Does DEA Agent Murphy still narrate in an annoying manner?
Not as much! Although I enjoy learning things, Agent Murphy's dual role as narrator and major character in the first season caused the show to over-explain things it could have just had us watch go down. Perhaps they did this because 75% of the show is in Spanish (which is absolutely the correct way to do it -- I've always disliked movies that, say, were about Russia during the Cold War, but the characters spoke to each other in Russian-accented English), and they felt like an English-speaking audience would miss their native tongue if Murphy didn't jump in and tell you the facts.
In Season 2, Murphy's narrations are cut down by 60%. His narration is even playfully interrupted in one of the final scenes, when he starts to get philosophical. Part of this is likely situational -- the first season covered many more years documenting Escobar's rise, while the second season only has one year to play with. Regardless, it is appreciated.
What are the best parts?
Generally speaking, the eight episodes directed by both Colombian Andrés Baiz and Josef Wladyka (who spent years in a terribly dangerous part of Colombia to make the independent film Manos Sucias) are markedly improved over the first two from Gerardo Naranjo.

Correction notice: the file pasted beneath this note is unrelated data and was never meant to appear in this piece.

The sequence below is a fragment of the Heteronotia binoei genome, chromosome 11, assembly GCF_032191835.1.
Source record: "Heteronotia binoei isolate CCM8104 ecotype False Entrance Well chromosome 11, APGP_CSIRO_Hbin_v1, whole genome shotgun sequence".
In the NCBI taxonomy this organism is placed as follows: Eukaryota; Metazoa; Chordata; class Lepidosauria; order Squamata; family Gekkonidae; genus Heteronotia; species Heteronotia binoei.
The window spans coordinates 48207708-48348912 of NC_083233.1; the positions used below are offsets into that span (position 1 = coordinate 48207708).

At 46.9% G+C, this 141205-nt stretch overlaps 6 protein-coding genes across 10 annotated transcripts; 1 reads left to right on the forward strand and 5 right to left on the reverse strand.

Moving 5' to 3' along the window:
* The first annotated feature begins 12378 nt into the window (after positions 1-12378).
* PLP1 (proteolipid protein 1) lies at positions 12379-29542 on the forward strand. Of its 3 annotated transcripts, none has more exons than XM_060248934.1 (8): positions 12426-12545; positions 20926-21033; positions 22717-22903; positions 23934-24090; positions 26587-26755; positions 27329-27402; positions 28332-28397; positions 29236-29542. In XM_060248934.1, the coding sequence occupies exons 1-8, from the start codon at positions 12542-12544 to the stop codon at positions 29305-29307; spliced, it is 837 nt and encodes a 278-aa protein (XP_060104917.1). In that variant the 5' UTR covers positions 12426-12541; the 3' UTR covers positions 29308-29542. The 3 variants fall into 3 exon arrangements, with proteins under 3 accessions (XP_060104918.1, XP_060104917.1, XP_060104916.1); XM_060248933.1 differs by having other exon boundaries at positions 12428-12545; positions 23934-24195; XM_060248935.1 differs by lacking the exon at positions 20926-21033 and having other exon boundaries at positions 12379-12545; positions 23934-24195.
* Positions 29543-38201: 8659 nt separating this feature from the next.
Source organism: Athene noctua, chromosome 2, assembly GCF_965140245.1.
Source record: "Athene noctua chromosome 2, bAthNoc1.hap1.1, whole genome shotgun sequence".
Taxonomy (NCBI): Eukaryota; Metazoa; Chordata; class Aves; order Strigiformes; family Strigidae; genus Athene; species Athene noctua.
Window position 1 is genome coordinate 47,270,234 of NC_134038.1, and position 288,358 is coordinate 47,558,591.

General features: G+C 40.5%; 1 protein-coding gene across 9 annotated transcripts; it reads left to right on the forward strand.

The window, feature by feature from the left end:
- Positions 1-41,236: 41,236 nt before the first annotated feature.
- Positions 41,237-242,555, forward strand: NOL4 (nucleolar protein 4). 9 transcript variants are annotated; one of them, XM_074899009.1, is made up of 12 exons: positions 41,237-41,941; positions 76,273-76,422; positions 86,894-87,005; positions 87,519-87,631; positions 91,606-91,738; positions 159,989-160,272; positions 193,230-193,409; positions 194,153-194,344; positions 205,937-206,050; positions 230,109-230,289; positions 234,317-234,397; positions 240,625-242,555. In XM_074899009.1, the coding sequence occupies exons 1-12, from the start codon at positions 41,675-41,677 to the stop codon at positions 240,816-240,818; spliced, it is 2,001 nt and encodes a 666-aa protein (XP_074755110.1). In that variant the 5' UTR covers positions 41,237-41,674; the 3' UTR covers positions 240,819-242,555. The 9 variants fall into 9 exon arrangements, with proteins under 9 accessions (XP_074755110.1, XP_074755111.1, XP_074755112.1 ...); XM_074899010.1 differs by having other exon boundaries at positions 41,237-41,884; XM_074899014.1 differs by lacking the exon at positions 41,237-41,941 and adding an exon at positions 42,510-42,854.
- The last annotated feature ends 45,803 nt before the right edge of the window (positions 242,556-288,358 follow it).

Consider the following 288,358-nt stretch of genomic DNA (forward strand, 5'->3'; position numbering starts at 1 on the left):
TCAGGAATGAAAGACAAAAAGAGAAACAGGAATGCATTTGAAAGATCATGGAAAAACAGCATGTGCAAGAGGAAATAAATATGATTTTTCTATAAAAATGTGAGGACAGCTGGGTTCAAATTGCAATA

Specifically, there is one scene in which Pablo's sicario "Blackie" has been dispatched to the hotel where his wife and children are being kept under government supervision. Blackie clearly can't see them, but he recognizes that his boss is gingerly walking on thin crazy-person ice, so he pretends he has spotted them, closing his eyes and describing their outfits and demeanors to Escobar. It is a weirdly caring and emotional scene between two people who have played a major part in destroying a country.
Also, a few scenes in which a random family is shown having breakfast as one of Pablo's bombs goes off nearby, and again in a pharmacy after another bomb is planted. These segments follow that Six Feet Under style of suspense, in which you know something bad is going to happen to these innocent people but you're never exactly sure when.
Oh, and Pablo Escobar's outfits, which look like they were picked out by an '80s father of three managing an animal shelter in the cool section of a Midwestern town, are worth the price of admission. They're like Macklemore's ironic thrift shop wet dream.